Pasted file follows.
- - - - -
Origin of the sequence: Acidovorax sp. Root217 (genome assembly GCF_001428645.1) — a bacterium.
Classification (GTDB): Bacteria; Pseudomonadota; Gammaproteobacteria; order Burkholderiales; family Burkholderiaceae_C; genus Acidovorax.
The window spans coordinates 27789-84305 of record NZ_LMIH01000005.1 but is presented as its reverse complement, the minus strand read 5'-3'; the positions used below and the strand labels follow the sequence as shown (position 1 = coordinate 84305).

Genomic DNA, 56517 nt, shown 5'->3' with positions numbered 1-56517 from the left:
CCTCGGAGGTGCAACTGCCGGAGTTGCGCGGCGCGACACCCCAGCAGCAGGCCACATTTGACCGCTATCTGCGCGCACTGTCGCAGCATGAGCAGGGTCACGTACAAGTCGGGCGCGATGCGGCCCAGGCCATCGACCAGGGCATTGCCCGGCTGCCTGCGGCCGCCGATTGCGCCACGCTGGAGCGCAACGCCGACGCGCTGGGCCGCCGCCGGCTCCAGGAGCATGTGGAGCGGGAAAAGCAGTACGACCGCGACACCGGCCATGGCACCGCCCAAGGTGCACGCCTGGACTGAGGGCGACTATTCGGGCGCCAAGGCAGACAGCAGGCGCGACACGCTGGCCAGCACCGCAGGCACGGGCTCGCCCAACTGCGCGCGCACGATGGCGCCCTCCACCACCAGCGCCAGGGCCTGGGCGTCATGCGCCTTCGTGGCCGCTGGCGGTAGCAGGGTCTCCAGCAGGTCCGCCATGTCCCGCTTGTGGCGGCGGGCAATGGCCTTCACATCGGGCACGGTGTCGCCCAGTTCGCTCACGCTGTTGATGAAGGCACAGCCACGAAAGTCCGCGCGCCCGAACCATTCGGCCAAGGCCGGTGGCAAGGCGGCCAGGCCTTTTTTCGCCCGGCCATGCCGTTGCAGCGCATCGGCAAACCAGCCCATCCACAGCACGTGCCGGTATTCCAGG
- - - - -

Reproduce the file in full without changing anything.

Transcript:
Origin of the sequence: Acidovorax sp. Root217 (genome assembly GCF_001428645.1) — a bacterium.
Classification (GTDB): Bacteria; Pseudomonadota; Gammaproteobacteria; order Burkholderiales; family Burkholderiaceae_C; genus Acidovorax.
The window spans coordinates 27789-84305 of record NZ_LMIH01000005.1 but is presented as its reverse complement, the minus strand read 5'-3'; the positions used below and the strand labels follow the sequence as shown (position 1 = coordinate 84305).

Genomic DNA, 56517 nt, shown 5'->3' with positions numbered 1-56517 from the left:
CCTCGGAGGTGCAACTGCCGGAGTTGCGCGGCGCGACACCCCAGCAGCAGGCCACATTTGACCGCTATCTGCGCGCACTGTCGCAGCATGAGCAGGGTCACGTACAAGTCGGGCGCGATGCGGCCCAGGCCATCGACCAGGGCATTGCCCGGCTGCCTGCGGCCGCCGATTGCGCCACGCTGGAGCGCAACGCCGACGCGCTGGGCCGCCGCCGGCTCCAGGAGCATGTGGAGCGGGAAAAGCAGTACGACCGCGACACCGGCCATGGCACCGCCCAAGGTGCACGCCTGGACTGAGGGCGACTATTCGGGCGCCAAGGCAGACAGCAGGCGCGACACGCTGGCCAGCACCGCAGGCACGGGCTCGCCCAACTGCGCGCGCACGATGGCGCCCTCCACCACCAGCGCCAGGGCCTGGGCGTCATGCGCCTTCGTGGCCGCTGGCGGTAGCAGGGTCTCCAGCAGGTCCGCCATGTCCCGCTTGTGGCGGCGGGCAATGGCCTTCACATCGGGCACGGTGTCGCCCAGTTCGCTCACGCTGTTGATGAAGGCACAGCCACGAAAGTCCGCGCGCCCGAACCATTCGGCCAAGGCCGGTGGCAAGGCGGCCAGGCCTTTTTTCGCCCGGCCATGCCGTTGCAGCGCATCGGCAAACCAGCCCATCCACAGCACGTGCCGGTATTCCAGG